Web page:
6) What new music are you listening to right now that you love, either Country or non-Country?
You know, I bet if you asked 10 Country jocks what new music they like, 11 of them would say "Red Solo Cup" by Toby Keith and yeah, that is definitely on my list of new favorites. I like new music, but I am a HUGE fan of Classic Country from the 50s, 60s and 70s.
7) You have worked in many markets but if you had to choose a new one, what market would you most want to be on air in and why?
I'm happy where I am now but it's been a desire of mine to be on the air in Norwich/New London or Hartford, CT. Why? I grew up in Connecticut and it has always felt like home for me. If I was on a signal in either market, the two most important people in my life, my Mom and Dad would be able to hear me on the radio without having to turn on the computer. I've never worked in a market local to them and for them to be able to hear me on a regular AM/FM radio would mean the world to me.
8) If you weren't in the radio industry, what career path do you think you would be following?
I think if I weren't in radio, I'd be a Secretary/Receptionist. All of you reading this out there can laugh, but I love talking on the phone, greeting/dealing with people and using my job to make their day better or brighter and being able to answer a question they had or direct them to the right person would help them.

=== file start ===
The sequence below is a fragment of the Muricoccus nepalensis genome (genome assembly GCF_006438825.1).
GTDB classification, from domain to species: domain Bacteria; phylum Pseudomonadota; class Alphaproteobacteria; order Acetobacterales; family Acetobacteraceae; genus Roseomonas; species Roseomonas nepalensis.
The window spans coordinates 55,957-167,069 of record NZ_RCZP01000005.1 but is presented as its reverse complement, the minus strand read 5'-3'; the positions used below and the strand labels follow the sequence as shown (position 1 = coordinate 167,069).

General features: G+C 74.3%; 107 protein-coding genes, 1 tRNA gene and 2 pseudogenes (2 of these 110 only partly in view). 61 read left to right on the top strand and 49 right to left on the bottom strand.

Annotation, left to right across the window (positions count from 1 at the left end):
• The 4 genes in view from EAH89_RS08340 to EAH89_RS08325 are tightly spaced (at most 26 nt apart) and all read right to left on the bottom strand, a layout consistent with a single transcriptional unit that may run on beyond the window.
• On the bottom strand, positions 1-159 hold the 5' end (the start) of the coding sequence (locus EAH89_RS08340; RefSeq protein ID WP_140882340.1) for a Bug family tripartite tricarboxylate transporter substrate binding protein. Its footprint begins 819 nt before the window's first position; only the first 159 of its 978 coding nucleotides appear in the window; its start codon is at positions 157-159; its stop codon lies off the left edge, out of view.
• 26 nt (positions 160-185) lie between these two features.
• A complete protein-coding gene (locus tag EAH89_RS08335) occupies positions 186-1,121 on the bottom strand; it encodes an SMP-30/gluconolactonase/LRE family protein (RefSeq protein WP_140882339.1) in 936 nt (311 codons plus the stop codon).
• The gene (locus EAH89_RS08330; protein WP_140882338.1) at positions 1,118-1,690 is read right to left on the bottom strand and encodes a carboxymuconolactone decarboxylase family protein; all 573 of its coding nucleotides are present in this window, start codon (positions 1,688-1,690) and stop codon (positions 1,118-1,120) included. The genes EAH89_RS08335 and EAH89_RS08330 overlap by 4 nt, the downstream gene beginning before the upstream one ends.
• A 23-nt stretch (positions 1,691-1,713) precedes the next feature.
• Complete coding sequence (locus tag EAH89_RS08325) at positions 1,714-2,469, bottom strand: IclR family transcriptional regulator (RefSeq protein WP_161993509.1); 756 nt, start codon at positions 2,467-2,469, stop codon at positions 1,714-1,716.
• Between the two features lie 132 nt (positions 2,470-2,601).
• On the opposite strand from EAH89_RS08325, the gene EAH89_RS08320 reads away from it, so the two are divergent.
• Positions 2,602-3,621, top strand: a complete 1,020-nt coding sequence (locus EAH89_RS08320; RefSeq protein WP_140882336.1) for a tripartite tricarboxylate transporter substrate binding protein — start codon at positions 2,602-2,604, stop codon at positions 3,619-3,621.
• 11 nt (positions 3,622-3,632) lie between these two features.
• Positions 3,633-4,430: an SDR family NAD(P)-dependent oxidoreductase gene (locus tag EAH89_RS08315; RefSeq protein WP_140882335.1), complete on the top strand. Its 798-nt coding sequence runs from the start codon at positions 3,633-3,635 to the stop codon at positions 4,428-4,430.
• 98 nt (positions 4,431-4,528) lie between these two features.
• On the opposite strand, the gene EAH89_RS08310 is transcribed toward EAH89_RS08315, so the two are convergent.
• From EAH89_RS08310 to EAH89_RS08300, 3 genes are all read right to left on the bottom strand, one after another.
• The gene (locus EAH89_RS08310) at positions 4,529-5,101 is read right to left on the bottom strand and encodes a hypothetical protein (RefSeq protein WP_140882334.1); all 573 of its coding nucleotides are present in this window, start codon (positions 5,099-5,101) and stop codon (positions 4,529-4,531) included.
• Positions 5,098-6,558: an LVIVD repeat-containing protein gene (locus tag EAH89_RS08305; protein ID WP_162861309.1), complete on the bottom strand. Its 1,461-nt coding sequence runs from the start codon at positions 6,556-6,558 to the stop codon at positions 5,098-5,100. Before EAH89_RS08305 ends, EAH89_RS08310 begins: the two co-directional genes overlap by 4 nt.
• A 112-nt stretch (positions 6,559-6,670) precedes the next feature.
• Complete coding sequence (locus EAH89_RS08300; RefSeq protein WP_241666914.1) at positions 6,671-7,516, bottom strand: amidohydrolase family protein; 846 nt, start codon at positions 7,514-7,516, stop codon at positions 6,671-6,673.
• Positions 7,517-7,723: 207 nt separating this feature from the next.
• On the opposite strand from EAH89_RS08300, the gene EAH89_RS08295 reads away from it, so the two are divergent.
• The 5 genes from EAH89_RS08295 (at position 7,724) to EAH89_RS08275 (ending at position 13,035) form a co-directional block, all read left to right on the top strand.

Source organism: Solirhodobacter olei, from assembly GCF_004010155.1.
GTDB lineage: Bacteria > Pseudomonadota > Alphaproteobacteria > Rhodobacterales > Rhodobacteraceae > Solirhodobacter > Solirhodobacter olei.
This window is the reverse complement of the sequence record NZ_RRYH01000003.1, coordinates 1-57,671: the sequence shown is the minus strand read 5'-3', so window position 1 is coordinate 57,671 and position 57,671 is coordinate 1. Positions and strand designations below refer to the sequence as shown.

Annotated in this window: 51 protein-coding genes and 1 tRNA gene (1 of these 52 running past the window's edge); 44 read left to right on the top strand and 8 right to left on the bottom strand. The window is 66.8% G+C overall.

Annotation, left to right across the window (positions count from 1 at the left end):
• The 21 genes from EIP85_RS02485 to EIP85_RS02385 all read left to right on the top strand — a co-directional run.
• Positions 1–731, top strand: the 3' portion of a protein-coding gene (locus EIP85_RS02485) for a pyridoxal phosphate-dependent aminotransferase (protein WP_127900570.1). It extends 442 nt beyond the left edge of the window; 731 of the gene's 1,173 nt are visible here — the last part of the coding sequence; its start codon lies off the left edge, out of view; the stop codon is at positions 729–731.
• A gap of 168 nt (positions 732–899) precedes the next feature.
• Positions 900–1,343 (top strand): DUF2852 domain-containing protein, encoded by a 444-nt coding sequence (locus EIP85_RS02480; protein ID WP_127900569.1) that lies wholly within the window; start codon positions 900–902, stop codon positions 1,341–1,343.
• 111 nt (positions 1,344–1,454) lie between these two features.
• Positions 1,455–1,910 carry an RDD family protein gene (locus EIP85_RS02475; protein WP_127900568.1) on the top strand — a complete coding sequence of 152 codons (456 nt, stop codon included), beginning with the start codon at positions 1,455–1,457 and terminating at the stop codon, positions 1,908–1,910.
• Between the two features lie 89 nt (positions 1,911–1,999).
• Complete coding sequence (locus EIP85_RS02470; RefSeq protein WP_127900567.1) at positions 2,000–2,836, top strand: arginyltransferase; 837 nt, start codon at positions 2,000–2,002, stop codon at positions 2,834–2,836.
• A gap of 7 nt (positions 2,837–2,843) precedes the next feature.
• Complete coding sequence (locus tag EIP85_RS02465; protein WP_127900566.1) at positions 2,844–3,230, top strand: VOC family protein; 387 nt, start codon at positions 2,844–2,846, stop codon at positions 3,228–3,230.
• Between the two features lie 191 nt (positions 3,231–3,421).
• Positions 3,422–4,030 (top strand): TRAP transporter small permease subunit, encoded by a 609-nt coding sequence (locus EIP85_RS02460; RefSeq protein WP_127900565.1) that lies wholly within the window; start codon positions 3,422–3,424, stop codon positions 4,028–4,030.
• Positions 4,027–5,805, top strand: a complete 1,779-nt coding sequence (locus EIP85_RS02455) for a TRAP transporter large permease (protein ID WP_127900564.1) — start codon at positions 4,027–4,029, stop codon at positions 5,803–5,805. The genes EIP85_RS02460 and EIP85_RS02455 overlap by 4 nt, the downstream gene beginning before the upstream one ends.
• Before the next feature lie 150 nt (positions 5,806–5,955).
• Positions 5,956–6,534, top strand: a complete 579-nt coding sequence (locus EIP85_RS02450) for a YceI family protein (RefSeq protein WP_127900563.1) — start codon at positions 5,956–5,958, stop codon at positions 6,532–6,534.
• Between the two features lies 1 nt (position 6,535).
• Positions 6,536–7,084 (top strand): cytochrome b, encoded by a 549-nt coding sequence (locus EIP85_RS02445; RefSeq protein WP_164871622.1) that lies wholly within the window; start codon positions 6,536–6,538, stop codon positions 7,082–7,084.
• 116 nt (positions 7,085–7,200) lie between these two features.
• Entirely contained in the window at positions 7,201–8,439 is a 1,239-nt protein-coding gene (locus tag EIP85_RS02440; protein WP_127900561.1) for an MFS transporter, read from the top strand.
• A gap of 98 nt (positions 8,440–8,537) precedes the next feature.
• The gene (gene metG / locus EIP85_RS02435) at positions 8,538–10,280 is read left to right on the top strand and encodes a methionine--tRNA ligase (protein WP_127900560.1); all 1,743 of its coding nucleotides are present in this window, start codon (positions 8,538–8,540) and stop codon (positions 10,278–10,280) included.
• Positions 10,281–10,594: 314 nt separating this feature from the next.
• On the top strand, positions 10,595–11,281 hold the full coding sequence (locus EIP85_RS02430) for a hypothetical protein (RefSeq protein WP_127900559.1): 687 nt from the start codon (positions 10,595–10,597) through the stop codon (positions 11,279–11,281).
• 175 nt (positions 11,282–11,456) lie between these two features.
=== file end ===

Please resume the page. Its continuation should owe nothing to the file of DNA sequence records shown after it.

9) What do you love so much about being on air and how do you feel is the best way to really connect with listeners?
I love being on the air because listeners treat our station and it's on air talent like family. Listeners tell us the station has become a DAILY part of their lives and that I make them laugh or smiles and that's what drives me.
As for the best way to connect, anyway really like digital/social media. Facebook and texting are definitely big with our audience. But I also get tons of phone calls every day. I've even invited listeners to send me a letter, card or note via the good ole' United States Post Service and I've gotten several cards to date from listeners, simply thanking me for the job I am doing and that they enjoy listening to me.